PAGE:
“Having Christie’s global head of Wine and Spirits, Adam Bilbey, based in Hong Kong is a reflection of our commitment to Asia and our confidence in the region as we continue to witness a rapidly growing client base and appetite for fine and rare wines,” Michelle Chan, head of Wine for Christie’s Asia Pacific told FA.

Chan became a wine specialist following encouragement from her older brother who is a keen collector. In 2010, she left her role in a banking communications team to join an auctions house, before moving to Christie’s at the end of 2019. There, she works alongside Bilbey, who has held several senior roles across Asia, including at Berry Bros & Rudd and Sotheby’s.

“In 2022, we witnessed the highest ever annual auction total for the Wine category at Christie’s Asia – HK$491.5 million ($63.5 million).” 

Across Christie’s global wine sales last year, Asia accounted for the majority of buyers (44%), followed by EMEA and the Americas. Additionally, Asian buyers contributed the most by value (65%), Chan explained.

She attributed Asia’s success to the sale of “exceptional single-owner collections”. In November 2022, the auction house hosted the second of two sales of fugitive property tycoon, Joseph Lau Luen-hung’s personal wine collection. 

In spite of ranking sixth on Forbes’ list of Hong Kong’s 50 richest, Lau’s family-controlled development firm, Chinese Estates Holdings, incurred significant losses from the sale of Evergrande shares, in 2021. This ill-fate followed Lau’s conviction just under a decade ago for money laundering in absentia by a Macanese court – a five-year sentence that he has so far evaded by not entering the Special Administrative Region (SAR). 

Proceeds from the second sale, including fees, came to HK$61.81 million. Drawing participants from 12 countries across Asia, Europe and the US, the live auction closed within 2.5 hours. Lot 5080, a nine-bottle collection of Henri Jayer, Vosne-Romanée Cros Parantoux 1993 – a red Burgundy (Premier Cru, Côte de Nuits) – fetched the highest price, selling for HK$3.25 million.

Sip happens

If the returns from wine investment – as illustrated by Lau’s lucrative collection – sound too good to be true, it is worth considering the unique risks that come with it. Notably, these comprise breakage and counterfeit products, Zhang explained. Additionally, poorly stored wine will make bottles lose their value and ability to be resold.

However, these risks are easy to mitigate by sourcing only from wine professionals and wineries, and by storing wine in reputable bonded warehouses.  Collectors all over the world store their wines in Hong Kong’s numerous state-of-the-art, world-class wine storage facilities, Kapon noted.

One such provider is Hong Kong Wine Vault, which offers maximum security, temperature-controlled storage across 700 cellars with a combined total capacity of over 104,000 square feet (sf); while Singapore Wine Vault presents the largest wine storage facilities in Southeast Asia, spreading across 750,000 sf.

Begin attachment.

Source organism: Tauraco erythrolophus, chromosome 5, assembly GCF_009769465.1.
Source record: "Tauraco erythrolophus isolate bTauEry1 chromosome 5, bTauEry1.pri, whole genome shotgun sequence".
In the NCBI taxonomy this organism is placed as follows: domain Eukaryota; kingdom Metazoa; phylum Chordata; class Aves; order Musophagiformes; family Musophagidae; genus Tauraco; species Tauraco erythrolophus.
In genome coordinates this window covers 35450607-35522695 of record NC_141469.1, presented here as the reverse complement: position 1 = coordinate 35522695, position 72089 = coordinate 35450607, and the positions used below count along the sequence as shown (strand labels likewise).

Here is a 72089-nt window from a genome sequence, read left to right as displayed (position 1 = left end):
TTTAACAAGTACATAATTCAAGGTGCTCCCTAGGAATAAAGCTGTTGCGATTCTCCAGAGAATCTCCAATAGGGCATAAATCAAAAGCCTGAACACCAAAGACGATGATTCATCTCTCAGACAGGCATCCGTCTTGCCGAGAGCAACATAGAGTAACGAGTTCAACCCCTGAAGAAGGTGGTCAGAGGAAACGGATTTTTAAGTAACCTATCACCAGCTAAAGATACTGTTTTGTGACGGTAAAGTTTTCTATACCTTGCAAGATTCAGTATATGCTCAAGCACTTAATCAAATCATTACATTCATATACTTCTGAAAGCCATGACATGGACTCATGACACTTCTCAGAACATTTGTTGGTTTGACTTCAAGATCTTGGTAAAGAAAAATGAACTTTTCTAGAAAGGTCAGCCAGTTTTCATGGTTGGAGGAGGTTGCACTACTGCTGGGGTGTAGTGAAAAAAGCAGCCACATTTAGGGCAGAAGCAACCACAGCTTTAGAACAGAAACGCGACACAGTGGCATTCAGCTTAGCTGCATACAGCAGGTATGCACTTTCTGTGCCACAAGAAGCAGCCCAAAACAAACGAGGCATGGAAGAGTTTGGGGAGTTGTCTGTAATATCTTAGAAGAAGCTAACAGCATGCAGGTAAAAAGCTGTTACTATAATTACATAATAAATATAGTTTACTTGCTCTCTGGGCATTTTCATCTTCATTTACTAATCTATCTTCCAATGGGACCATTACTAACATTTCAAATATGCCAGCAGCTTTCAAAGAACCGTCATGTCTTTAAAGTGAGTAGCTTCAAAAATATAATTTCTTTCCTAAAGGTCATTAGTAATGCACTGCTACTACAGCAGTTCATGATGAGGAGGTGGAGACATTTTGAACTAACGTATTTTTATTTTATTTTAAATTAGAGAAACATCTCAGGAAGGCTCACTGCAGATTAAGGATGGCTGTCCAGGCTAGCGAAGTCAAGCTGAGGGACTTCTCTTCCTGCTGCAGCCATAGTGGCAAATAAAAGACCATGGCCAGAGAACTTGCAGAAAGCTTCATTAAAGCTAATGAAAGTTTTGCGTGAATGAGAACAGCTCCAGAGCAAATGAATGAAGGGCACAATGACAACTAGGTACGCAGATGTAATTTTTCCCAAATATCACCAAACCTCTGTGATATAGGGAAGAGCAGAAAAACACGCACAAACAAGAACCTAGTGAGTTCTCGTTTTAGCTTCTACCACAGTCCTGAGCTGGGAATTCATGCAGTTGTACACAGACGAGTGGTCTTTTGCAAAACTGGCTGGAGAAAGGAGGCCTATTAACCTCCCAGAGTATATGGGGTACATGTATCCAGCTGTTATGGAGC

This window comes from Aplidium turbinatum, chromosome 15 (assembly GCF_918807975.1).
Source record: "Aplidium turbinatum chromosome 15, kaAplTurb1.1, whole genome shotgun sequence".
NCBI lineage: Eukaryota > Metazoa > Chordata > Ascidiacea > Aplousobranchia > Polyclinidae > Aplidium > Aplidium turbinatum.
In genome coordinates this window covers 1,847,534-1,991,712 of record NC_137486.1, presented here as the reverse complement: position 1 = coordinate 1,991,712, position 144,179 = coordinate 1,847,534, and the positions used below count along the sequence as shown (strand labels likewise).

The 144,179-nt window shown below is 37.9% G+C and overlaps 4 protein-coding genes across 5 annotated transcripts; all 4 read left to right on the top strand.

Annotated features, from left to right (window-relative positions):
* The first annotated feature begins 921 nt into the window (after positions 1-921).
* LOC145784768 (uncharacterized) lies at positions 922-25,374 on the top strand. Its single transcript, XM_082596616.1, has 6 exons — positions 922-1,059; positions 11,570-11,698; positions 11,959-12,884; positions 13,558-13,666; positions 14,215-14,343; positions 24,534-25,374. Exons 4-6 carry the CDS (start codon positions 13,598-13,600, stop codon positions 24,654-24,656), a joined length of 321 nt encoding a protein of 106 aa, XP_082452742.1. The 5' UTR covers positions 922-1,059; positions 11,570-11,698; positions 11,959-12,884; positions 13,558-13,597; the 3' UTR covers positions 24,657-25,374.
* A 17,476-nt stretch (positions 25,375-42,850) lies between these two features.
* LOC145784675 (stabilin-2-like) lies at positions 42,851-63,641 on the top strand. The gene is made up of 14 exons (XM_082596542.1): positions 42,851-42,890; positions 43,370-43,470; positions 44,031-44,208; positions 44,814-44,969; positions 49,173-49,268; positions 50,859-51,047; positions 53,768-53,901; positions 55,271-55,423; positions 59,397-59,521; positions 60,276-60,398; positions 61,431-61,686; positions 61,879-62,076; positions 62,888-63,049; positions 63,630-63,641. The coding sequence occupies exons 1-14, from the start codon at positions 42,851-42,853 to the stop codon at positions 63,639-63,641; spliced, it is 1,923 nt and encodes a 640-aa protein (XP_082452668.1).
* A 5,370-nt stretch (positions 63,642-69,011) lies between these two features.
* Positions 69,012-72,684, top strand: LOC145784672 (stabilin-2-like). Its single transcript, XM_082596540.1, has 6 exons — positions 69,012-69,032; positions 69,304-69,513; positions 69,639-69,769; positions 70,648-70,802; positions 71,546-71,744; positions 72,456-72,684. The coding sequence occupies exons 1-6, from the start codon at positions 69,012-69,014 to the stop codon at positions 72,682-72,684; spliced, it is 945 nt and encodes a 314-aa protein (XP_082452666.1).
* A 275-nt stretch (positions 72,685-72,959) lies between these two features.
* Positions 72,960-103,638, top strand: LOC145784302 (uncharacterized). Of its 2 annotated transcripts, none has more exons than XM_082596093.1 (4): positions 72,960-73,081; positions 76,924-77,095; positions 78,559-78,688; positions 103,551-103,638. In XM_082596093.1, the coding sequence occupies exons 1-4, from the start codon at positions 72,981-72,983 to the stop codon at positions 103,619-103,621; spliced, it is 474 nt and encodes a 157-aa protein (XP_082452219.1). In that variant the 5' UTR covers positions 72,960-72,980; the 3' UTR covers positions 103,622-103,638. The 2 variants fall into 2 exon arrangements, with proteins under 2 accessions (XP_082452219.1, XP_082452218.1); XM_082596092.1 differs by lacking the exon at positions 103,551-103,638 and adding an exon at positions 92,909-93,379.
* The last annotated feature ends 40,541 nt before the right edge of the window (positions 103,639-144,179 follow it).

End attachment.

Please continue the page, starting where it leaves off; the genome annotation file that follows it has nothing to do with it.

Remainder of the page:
“There’s a saying in the auctions space that there’s no such thing as amazing wine, just great bottles,” explained Tam. 

He spoke to FA about how the redirection of funds away from travel and into new hobbies during the pandemic has resulted in an increasingly discerning and sophisticated palate among Asia-based consumers. 

Tam coined the term “super provenance”, which he explained as encompassing grape; terroir; and crucially, time. 

“This has been the single most important development in the fine wine industry in the last decade…. Some bottles out there have more Asia Miles than you and I put together, which isn’t conducive to wine’s graceful maturation and development. Exactly how both grape and bottle is cared for over the long-term matters, and demand from consumers and collectors alike is leading to improved industry standards.”

Chan agrees that Asian buyers are seeking out rare and impeccable wines with exceptional provenance – a trend that she expects to continue through 2023. 

“Over the years, we have seen a growing interest from younger Asian collectors in our wine auctions. In 2022, 38% of buyers were millennials versus only 16%, in 2016.” 

She added that Asian clients have become more digitally savvy and are comfortable bidding online.
Assuming that specific risks are mitigated, other factors that affect the price of wine can be similar to those of investing in stocks and also include geopolitical risk.

In October 2019, the Trump administration imposed a retaliatory 25% tariff on European wines with an alcohol content below 14%.

“French wines suffered the most as a result, as demand from the US went down” explained Takabatake. 

“In contrast, Italian wines, which tend to have a higher alcohol content, did relatively better.”

Another political move to knock wine prices globally was Xi Jinping’s efforts in the first years of his presidency to crack down on gift-giving and corruption in the state sector.

But unlike stocks, investors in real assets such as wine, can take comfort in the knowledge that, even in a downturn, their holdings will retain some intrinsic value, Takabatake proposed.

“Even during those [downside] periods, you’ll drink whatever is not making you money. And they’re going to be good wines anyway, right?”

Cheers, to that.